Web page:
Only effing Norman Lebrecht could describe Elliott carter's Cello Concerto as "phlegmatic." In his review of Alisa Weilerstein's recording, he plays the old saw that the performer is solely responsible for breathing life into a lifeless work — as if anyone could. Idiot. Charles Rosen liked to tell the story about the time he played "Night Fantasies" in Toronto. A critic who reviewed the performance hated the piece, Rosen said, and said any emotion in the piece was the result of the way Rosen played it. Rosen's comment on the episode is that one cannot put emotion into a work if it isn't there.
Why do we bother?
This morning I listened to Marvin Rosen's last broadcast of "Classical Discoveries Goes Avant-Garde," which only made me realize how much I'm going to miss it. Interestingly, he played nothing that I would call atonal, which is what I think of when I think of avant-garde. There was nothing from the Carter-Boulez-Babbitt school of composition, if it can be called a school — which is fine, I guess. As I've said, I don't need Marvin to get my fix of that sort of stuff, and he did widen my outlook a bit, even in his final moments on the air. Best pieces, from my point of view, were by Crumb, Cage, Takemitsu, and Terterian, who turned out to be the discovery of the day. I had not heard of him before. Marvin also programmed a 38-second waltz for guitar that Frank Zappa wrote when he was about sixteen. It was a student piece, with none of the brash creativity he became famous for.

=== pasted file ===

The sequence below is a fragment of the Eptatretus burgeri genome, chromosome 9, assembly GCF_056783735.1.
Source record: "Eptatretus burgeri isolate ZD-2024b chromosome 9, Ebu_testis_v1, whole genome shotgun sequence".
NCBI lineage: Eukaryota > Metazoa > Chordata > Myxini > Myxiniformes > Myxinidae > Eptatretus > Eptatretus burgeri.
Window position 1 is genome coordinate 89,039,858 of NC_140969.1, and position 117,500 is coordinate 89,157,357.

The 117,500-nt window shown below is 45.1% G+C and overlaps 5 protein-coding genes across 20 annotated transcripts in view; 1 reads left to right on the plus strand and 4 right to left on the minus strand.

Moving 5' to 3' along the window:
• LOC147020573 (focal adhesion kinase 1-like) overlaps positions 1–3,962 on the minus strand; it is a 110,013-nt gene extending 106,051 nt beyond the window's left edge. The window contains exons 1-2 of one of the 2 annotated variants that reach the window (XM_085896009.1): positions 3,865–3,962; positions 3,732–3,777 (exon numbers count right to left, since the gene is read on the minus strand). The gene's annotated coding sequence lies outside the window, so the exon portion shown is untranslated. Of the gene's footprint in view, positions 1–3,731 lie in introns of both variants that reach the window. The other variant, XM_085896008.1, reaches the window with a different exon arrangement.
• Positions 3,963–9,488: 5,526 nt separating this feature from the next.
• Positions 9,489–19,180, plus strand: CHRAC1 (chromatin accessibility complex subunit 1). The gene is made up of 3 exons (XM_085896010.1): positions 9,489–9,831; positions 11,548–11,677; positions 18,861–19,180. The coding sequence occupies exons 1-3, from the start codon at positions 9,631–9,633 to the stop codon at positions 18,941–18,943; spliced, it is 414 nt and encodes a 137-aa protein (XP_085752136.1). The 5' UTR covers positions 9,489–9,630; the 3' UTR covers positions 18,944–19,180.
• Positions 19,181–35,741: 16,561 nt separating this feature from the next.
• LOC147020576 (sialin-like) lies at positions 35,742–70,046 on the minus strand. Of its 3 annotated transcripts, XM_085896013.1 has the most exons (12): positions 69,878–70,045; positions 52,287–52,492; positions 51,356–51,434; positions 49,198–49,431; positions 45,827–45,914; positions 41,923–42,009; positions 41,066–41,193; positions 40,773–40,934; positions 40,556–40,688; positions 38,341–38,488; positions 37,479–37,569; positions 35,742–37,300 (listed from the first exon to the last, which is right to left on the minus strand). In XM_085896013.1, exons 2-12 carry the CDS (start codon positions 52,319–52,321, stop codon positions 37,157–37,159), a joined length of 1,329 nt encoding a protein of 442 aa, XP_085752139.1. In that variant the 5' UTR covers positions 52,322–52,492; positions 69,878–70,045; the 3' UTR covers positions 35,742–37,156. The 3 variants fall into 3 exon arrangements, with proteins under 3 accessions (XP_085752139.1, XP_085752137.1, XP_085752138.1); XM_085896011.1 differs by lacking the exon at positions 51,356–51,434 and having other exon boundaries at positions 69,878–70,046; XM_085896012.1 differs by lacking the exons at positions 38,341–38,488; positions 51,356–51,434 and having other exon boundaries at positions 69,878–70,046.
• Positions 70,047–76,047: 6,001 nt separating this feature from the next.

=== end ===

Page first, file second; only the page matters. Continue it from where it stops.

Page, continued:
And I have decided I can live without John Zorn. Clever, but what's the point?